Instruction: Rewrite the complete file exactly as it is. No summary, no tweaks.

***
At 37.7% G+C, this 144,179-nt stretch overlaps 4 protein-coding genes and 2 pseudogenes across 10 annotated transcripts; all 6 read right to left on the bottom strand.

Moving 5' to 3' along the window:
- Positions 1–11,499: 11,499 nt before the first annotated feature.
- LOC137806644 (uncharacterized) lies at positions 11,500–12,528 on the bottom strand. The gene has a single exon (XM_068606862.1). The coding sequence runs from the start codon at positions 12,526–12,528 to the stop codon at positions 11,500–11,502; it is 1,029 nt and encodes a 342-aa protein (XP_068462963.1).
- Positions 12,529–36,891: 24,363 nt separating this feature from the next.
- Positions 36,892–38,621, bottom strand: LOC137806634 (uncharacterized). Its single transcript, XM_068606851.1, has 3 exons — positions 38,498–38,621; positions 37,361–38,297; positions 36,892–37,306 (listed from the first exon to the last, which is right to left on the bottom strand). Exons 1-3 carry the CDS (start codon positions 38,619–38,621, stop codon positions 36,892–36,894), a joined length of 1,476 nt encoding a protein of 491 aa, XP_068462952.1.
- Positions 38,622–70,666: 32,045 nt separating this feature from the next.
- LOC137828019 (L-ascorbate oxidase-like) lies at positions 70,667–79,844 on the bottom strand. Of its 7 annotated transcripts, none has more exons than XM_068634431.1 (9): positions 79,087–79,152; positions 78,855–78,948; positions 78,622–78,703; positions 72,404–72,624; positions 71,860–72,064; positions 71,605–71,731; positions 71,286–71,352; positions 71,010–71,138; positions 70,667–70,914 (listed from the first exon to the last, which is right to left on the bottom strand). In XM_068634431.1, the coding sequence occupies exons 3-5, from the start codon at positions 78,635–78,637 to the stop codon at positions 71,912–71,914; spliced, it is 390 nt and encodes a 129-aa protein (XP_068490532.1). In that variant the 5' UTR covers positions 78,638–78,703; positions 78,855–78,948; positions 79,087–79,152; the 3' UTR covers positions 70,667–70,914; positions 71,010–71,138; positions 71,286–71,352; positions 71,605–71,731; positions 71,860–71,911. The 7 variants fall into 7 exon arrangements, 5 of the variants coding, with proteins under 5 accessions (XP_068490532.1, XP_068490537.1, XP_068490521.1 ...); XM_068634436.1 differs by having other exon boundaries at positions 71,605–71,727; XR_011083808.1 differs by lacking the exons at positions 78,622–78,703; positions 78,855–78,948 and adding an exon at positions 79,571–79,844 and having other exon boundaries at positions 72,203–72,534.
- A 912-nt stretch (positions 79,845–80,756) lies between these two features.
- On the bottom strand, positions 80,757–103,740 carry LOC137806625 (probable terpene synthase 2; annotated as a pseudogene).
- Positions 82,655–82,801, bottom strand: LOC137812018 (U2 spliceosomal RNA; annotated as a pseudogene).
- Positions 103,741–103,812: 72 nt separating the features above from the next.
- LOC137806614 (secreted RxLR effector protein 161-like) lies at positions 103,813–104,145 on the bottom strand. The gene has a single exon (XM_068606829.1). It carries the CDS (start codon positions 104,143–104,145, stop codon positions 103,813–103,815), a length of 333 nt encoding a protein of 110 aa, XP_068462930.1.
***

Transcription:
At 37.7% G+C, this 144,179-nt stretch overlaps 4 protein-coding genes and 2 pseudogenes across 10 annotated transcripts; all 6 read right to left on the bottom strand.

Moving 5' to 3' along the window:
- Positions 1–11,499: 11,499 nt before the first annotated feature.
- LOC137806644 (uncharacterized) lies at positions 11,500–12,528 on the bottom strand. The gene has a single exon (XM_068606862.1). The coding sequence runs from the start codon at positions 12,526–12,528 to the stop codon at positions 11,500–11,502; it is 1,029 nt and encodes a 342-aa protein (XP_068462963.1).
- Positions 12,529–36,891: 24,363 nt separating this feature from the next.
- Positions 36,892–38,621, bottom strand: LOC137806634 (uncharacterized). Its single transcript, XM_068606851.1, has 3 exons — positions 38,498–38,621; positions 37,361–38,297; positions 36,892–37,306 (listed from the first exon to the last, which is right to left on the bottom strand). Exons 1-3 carry the CDS (start codon positions 38,619–38,621, stop codon positions 36,892–36,894), a joined length of 1,476 nt encoding a protein of 491 aa, XP_068462952.1.
- Positions 38,622–70,666: 32,045 nt separating this feature from the next.
- LOC137828019 (L-ascorbate oxidase-like) lies at positions 70,667–79,844 on the bottom strand. Of its 7 annotated transcripts, none has more exons than XM_068634431.1 (9): positions 79,087–79,152; positions 78,855–78,948; positions 78,622–78,703; positions 72,404–72,624; positions 71,860–72,064; positions 71,605–71,731; positions 71,286–71,352; positions 71,010–71,138; positions 70,667–70,914 (listed from the first exon to the last, which is right to left on the bottom strand). In XM_068634431.1, the coding sequence occupies exons 3-5, from the start codon at positions 78,635–78,637 to the stop codon at positions 71,912–71,914; spliced, it is 390 nt and encodes a 129-aa protein (XP_068490532.1). In that variant the 5' UTR covers positions 78,638–78,703; positions 78,855–78,948; positions 79,087–79,152; the 3' UTR covers positions 70,667–70,914; positions 71,010–71,138; positions 71,286–71,352; positions 71,605–71,731; positions 71,860–71,911. The 7 variants fall into 7 exon arrangements, 5 of the variants coding, with proteins under 5 accessions (XP_068490532.1, XP_068490537.1, XP_068490521.1 ...); XM_068634436.1 differs by having other exon boundaries at positions 71,605–71,727; XR_011083808.1 differs by lacking the exons at positions 78,622–78,703; positions 78,855–78,948 and adding an exon at positions 79,571–79,844 and having other exon boundaries at positions 72,203–72,534.
- A 912-nt stretch (positions 79,845–80,756) lies between these two features.
- On the bottom strand, positions 80,757–103,740 carry LOC137806625 (probable terpene synthase 2; annotated as a pseudogene).
- Positions 82,655–82,801, bottom strand: LOC137812018 (U2 spliceosomal RNA; annotated as a pseudogene).
- Positions 103,741–103,812: 72 nt separating the features above from the next.
- LOC137806614 (secreted RxLR effector protein 161-like) lies at positions 103,813–104,145 on the bottom strand. The gene has a single exon (XM_068606829.1). It carries the CDS (start codon positions 104,143–104,145, stop codon positions 103,813–103,815), a length of 333 nt encoding a protein of 110 aa, XP_068462930.1.